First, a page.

“When we do get together at night, the conversation is about who died or who got bombed”
The pro-Assad assault on the East Ghouta area near Damascus continues with bombing, shelling, and the tightening of a deadly siege.
Amid the threat to almost 400,000 residents, Ammar Hamou and Madeline Edwards of Syria Direct talk with residents about the destruction of social life in opposition communities:
As Syrian government forces wrought a devastating five-year siege and fired airstrikes and artillery shells on Rateb Abu Yasser’s hometown northeast of Damascus, the 32-year-old nevertheless found time for his friends.
“We’d get together at night and play cards,” he recalls. Abu Yasser’s group of nine friends, men in their twenties and thirties, would light up arghileh water pipes and spend hours talking politics and current events.
Over the years, the group of nine shrank to six as friends were killed in bombings or fled East Ghouta, he says.
An aid worker who helps traumatized children, Abu Yasser lives in the opposition-controlled East Ghouta suburbs immediately northeast of government-held Damascus. The rebel enclave has been encircled by government forces since 2013. Last year, the Syrian government tightened the siege of East Ghouta by closing a key trade crossing and capturing of a network of smuggling tunnels that once brought in food and other supplies.
For Abu Yasser, life in East Ghouta took on a predictable rhythm over five years of siege. Despite the everyday dangers, “there is a routine in everything,” he says. “The bombardment, the siege and our social lives.”
But an uptick in government bombings and artillery strikes over East Ghouta that began in November is disrupting that routine, hemming in social life for Abu Yasser and other young Syrians within the enclave as they take cover from the onslaught.
Nights otherwise spent drinking coffee with friends or family until dawn are now spent in basement bomb shelters, five residents tell Syria Direct. Roads to visit friends in neighboring towns are simply too dangerous. Local cafes are closed.
In Douma, Abu Yasser’s home city at the northern edge of East Ghouta, his group of friends have not met to play cards for more than two weeks.
“I’ve been cut off,” says Abu Yasser of the latest round of bombings. “I haven’t been able to go out at night to see friends.”
East Ghouta, home to an estimated 400,000 people, is included in the de-escalation deal brokered by Iran and Russia last May that establishes four ceasefire zones across the country.
Despite the deal, an ongoing storm of airstrikes and artillery shells over East Ghouta is devastating the already starved and besieged enclave.
The Syrian Civil Defense, a volunteer first-responder organization that operates in opposition territories, counts 177 East Ghouta residents killed by government bombardment since the start of 2018. Among the dead are 51 children and 34 women, the organization reported on Sunday.
The latest wave of bombings began after a local rebel faction attacked a government-held armored vehicles base on the eastern edge of East Ghouta in late November. Though ground clashes between rebel and government forces have since slowed, the airstrikes and artillery fire show no sign of abating.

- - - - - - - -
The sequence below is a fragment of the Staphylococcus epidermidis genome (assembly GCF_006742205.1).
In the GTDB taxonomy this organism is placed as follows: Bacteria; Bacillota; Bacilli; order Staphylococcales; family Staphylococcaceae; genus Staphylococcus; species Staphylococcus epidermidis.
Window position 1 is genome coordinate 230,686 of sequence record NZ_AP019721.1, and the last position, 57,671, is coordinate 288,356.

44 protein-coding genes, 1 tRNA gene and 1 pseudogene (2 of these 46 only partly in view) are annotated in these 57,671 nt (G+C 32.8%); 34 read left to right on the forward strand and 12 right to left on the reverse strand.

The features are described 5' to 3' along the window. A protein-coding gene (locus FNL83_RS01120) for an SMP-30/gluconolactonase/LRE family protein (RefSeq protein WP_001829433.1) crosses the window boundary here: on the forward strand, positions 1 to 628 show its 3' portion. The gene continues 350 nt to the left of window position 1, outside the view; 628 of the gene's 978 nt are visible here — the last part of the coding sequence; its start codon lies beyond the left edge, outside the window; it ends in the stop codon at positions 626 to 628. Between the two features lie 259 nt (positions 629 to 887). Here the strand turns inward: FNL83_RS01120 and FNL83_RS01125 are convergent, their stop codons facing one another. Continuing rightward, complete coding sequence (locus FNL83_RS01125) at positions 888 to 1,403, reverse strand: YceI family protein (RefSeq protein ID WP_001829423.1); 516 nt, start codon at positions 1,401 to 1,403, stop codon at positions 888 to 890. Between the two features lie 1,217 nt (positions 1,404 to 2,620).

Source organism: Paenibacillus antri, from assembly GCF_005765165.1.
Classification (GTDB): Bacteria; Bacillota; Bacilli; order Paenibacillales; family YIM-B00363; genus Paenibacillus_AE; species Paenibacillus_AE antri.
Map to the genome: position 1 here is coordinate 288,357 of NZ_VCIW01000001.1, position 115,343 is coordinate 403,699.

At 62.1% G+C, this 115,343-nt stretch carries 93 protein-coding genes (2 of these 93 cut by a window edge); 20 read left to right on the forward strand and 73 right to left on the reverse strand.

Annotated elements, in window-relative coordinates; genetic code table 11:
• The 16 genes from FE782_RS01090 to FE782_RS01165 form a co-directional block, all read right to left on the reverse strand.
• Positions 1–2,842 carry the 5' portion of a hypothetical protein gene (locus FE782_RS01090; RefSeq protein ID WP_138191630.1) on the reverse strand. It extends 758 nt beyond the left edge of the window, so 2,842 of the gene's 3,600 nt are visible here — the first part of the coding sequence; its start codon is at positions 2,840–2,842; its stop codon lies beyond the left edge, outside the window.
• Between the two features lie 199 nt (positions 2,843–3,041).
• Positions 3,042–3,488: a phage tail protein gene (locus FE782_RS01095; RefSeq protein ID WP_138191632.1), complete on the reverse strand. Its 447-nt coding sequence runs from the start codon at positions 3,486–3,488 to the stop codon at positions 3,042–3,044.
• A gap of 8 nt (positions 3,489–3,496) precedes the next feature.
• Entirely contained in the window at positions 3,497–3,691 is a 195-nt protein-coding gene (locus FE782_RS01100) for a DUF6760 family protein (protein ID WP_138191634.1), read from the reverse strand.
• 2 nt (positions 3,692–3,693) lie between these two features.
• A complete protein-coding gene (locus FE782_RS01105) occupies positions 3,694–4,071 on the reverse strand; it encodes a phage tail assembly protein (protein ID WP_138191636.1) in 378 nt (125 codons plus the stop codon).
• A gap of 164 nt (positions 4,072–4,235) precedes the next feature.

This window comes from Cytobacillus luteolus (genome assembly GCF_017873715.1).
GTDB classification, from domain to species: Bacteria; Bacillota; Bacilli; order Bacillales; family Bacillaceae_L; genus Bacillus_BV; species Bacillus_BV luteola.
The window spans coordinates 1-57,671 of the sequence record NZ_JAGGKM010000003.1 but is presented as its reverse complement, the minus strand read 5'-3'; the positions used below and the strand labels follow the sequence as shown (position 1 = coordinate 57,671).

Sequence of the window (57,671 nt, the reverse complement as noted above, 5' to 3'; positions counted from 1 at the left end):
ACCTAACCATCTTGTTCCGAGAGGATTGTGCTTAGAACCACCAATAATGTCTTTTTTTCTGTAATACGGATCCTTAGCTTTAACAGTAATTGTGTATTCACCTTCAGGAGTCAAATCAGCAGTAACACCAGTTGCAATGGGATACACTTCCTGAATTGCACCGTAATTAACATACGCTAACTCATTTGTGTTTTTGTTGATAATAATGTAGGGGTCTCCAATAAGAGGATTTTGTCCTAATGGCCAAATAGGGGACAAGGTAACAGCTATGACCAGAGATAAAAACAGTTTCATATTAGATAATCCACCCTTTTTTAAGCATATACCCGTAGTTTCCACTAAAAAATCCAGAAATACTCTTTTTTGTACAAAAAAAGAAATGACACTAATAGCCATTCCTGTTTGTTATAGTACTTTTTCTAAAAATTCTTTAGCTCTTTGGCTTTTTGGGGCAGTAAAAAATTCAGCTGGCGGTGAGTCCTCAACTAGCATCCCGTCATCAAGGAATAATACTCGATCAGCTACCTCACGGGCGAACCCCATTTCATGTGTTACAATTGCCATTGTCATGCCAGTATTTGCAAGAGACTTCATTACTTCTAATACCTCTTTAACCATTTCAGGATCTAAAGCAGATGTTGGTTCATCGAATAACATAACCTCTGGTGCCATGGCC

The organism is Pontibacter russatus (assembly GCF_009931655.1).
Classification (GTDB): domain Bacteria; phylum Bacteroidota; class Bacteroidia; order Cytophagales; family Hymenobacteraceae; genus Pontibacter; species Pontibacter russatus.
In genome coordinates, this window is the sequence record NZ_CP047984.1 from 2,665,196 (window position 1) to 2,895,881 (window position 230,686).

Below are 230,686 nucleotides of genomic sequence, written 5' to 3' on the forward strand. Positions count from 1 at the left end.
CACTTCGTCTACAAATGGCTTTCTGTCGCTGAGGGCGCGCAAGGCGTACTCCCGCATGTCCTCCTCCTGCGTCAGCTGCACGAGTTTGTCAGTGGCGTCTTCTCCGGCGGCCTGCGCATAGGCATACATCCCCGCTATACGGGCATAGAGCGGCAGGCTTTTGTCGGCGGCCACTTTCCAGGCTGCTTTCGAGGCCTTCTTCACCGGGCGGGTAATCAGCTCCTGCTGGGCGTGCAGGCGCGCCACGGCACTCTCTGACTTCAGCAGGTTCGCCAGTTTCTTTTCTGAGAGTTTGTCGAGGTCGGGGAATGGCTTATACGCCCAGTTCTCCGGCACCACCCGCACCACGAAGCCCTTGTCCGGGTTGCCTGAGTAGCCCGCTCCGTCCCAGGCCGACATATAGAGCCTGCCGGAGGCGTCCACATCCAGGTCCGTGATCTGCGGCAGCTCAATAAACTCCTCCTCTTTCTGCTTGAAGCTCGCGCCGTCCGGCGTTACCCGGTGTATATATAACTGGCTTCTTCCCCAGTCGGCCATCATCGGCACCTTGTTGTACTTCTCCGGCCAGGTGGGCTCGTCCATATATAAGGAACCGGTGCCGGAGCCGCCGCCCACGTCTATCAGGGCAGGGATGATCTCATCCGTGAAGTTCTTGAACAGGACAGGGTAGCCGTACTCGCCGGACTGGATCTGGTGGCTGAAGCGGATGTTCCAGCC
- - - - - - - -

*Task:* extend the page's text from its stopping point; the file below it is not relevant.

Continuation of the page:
For Muhannad al-Malik, a 26-year-old father in Douma, the bombardment means he rarely leaves the house to see friends, for fear of being hit. When asked if he still goes to late-night sahrah gatherings with friends and family — a staple of social life in Syria and other Arab countries — he laughed.
Even when he is able to meet with loved ones, “our sahrah consists mostly of running the kids down into the underground bomb shelter,” he told Syria Direct. “I swear, now we just hope for some sleep.”
The clothing store where al-Malik works—which is still open for business—is one of the few social outlets that remains for him.
Otherwise, he says, “we’re busy just securing food and firewood — even when we do get together at night, the conversation is about who died or who got bombed, or where the bombs landed yesterday.”
“We have no social life.”
High Prices and Bombs
Before the war, 32-year-old elementary school teacher Ali Abu Yaseen got together with his friends twice a week for pickup soccer matches and card games. Sometimes, the group headed south to central Damascus for a day trip.
Now, he says, “we can’t leave due to the siege.”
Abu Yaseen lives in Douma and spends most of his day outside of the house, teaching at a local elementary school and working at a charity that provides social services. In the evenings, he studies for an accounting degree via an online university and writes lesson plans.
“There’s no time for visits,” he tells Syria Direct. “You’re just competing with time, and taking advantage of the moments where the bombing stops, so you can get work done and study.”
On the rare occasions when he has time for a sahrah with family, it’s not as it was in previous years. “The problem,” Abu Yaseen says, is that “even when we do get together the conversation is just about the price of sugar or rice.”
Basic items that were once a staple of any sahrah—tea, sugar, coffee—are luxuries, he says, memories from before the siege on Ghouta tightened last year.
“You can’t offer guests tea or coffee,” says the teacher. “Even if you just wanted to watch a movie together on TV, or watch a sports game, there’s no electricity.”
The latest round of bombardment means that even those limited gatherings are a memory. Abu Yaseen hasn’t visited any family or friends since late December, he says.
With government forces firing on residential districts and markets in his home city, he simply keeps up with his loved ones via WhatsApp, a popular mobile messaging service, “so I can make sure they’re doing okay.”
It has been so long since the pre-war days of carefree soccer and card games that for Abu Yaseen it feels as though “I’ve forgotten how to play soccer,” he says.
“I forgot how to play cards.”